By Margaret Sheard …
The friend of Northern Cyprus shares its Daily News of Life and Times around the world
By Ahmet Abdulaziz …
I believe that all humans are multi talented. We are all born with this precious natural gift, however right from a very young age, sometimes parents, sometimes teachers and mostly the society forces us to not practice most of our talented gifts.
Reader’s Mail ….
By Weng Chamberlain ….
I recently joined a sewing and sewing machine class run by Stephanie Kuyucu at her new Kyrenia Academy for Education and the Arts (near the Bellapais Roundabout), as I felt a relaxing hobby would be a good idea for the winter period when more time is spent indoors.
By Margaret Sheard ……
A while ago our friends Chris Schubert and Fred Katzenberger spent many hours trying to locate the Canakkale POW cave in North Cyprus, and although they were very close, they did not actually get there. Following their article, we had a comment from Mark Miller with some photographs of the elusive cave Chris and Fred were looking for. To see the article written by Chris and Fred click here
In 1915 Turkish prisoners of war were captured in the Canakkale (Gallipoli) battles by the British forces, they were transported to Cyprus and kept in a POW camp (Caraolos) near Famagusta. Some of them escaped and were hidden by Turkish Cypriots in the so called POW cave.
To read a previous article about the camps “Exodus to Where? – the missing camps of Cyprus” click here
We received quite a few comments about the cave at the time the article was published, including the one from Mark Miller, who we had met at the Vouni King Restaurant at the time of a Strawberry Trek in Yesilirmak, and he sent us some great photographs.
Mark and his friends are great “cavers” and he has made the following comment about their other adventures.
I attach some photos from the ‘Hot cave’ – Sicak magarasi in Turkish, which is high in the St Hilarion mountains near Agirdag (North of Pinarbasi). We found this one in March this year. It goes down about 70 metres I believe, we missed the deepest chamber first time but Jim found it later.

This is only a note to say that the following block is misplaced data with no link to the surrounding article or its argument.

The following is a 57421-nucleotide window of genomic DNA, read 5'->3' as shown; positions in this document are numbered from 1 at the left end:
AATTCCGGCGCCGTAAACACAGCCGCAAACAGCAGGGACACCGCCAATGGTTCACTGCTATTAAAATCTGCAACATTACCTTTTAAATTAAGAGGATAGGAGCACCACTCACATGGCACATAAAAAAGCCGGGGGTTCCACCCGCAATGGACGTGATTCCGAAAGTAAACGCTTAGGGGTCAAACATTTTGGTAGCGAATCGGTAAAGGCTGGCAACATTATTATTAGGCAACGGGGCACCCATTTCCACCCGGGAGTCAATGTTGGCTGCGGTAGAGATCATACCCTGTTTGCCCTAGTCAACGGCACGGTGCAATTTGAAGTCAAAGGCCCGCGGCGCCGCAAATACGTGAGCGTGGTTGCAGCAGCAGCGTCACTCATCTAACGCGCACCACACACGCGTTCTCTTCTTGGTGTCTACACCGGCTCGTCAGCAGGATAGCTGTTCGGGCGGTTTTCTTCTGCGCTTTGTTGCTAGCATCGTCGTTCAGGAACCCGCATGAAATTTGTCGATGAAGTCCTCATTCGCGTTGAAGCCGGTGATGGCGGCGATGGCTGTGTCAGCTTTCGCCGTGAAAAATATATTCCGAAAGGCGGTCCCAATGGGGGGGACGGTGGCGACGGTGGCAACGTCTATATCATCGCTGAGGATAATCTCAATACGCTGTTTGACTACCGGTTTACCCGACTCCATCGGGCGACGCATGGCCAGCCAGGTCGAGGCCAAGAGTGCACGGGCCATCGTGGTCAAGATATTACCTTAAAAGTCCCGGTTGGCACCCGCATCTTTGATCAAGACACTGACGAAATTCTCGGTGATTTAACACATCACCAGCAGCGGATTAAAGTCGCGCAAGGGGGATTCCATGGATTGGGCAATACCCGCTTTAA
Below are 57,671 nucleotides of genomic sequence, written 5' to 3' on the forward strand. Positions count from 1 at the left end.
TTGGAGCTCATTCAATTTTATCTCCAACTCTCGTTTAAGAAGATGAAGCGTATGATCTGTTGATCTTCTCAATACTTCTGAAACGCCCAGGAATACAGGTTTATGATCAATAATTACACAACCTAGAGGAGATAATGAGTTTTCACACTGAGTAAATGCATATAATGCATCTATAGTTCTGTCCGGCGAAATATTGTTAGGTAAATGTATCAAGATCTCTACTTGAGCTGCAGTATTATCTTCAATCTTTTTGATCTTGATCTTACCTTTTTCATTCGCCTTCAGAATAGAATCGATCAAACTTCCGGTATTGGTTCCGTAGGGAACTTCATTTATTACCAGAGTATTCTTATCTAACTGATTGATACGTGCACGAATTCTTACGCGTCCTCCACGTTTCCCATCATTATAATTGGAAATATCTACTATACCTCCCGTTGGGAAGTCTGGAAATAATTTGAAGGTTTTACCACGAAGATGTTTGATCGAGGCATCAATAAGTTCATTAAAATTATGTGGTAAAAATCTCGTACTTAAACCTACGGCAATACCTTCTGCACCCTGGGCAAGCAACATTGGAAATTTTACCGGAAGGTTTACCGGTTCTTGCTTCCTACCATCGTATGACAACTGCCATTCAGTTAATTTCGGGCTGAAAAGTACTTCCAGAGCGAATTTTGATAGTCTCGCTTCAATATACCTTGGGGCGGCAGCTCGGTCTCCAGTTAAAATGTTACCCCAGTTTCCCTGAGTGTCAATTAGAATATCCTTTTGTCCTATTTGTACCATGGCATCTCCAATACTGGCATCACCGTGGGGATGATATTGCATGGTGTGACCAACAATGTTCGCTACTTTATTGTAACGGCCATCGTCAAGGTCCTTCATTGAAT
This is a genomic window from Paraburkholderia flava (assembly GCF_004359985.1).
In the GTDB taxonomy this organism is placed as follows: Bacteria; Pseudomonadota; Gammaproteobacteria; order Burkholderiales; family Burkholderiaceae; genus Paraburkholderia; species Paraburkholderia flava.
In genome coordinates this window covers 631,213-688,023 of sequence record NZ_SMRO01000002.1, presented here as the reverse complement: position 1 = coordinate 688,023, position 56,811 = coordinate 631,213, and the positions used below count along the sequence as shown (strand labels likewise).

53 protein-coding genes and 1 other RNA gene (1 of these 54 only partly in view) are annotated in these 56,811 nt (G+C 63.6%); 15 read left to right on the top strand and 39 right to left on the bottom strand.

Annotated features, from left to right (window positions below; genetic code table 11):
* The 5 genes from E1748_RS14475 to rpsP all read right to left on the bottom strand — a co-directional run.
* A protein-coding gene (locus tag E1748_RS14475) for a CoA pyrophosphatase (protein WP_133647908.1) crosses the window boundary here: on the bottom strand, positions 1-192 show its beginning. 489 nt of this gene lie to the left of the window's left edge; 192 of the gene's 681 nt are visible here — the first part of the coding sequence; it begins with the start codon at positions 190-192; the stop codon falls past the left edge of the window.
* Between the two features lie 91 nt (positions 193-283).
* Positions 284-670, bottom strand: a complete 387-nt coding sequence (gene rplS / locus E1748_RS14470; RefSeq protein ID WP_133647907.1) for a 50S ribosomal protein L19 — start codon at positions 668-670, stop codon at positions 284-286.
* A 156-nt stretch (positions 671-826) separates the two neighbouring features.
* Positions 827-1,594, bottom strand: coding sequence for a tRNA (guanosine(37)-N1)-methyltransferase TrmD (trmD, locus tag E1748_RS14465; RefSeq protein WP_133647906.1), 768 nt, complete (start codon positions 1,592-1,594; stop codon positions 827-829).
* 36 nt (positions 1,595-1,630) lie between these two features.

Our friends Jim and Bren Kenyon are the cave brains behind our various exploits. They were with us at Yesilirmak. They have discovered (uncovered) many caves here. We have photos for the hot cave at Agirdag and one beyond the famous cave at Cinarli. Jim really deserves much of the credit for all our great caving days.
by Mo Davies…….
The Crazy Crone…..
If you rolled your eyes at my article last week click here about my work with crystals and you thought I was a bit flaky, fear not, because it’s exactly what my husband does. He is very logical and I’m very off-the-planet. In fact he was quite mortified when I suddenly hopped into the crystal work and is still threatening to dig a big hole and bury my crystals. But since I threatened to pile all his n-gauge model railway gear on top before he filled the hole, we’ve reached a bit of a truce!
I know that for many people the idea of working with crystals in our daily lives seems quite whacko but when you look through the annals of history, you can see that people – from ordinary through to kings and queens – have felt drawn to have crystals and gemstones in their lives. Indeed, the more expensive the gemstone – diamond, ruby, sapphire, emerald, etc., – the more it’s been a symbol of royal or very wealthy status.
Lapis Lazuli – mostly composed of Lazurite, Sodalite, Calcite and Pyrite – is a rich medium to royal blue with gold flecks (pyrites) and has been associated through the ages with royalty, gods and power, spirit and vision. In today’s times, just think of the jewellery collection of the Queen of England and you can see how stones like the Koh-I-Noor diamond are not only renowned for their value but also the history of the stone’s powers.
I’m happy to say that my own collection of rocks, stones and gemstones is on a far more modest scale. Happy because they are relatively inexpensive and happy because I haven’t needed to insure them nor have fears about burglars breaking in to steal the valuable gemstones which don’t exist in my own collection!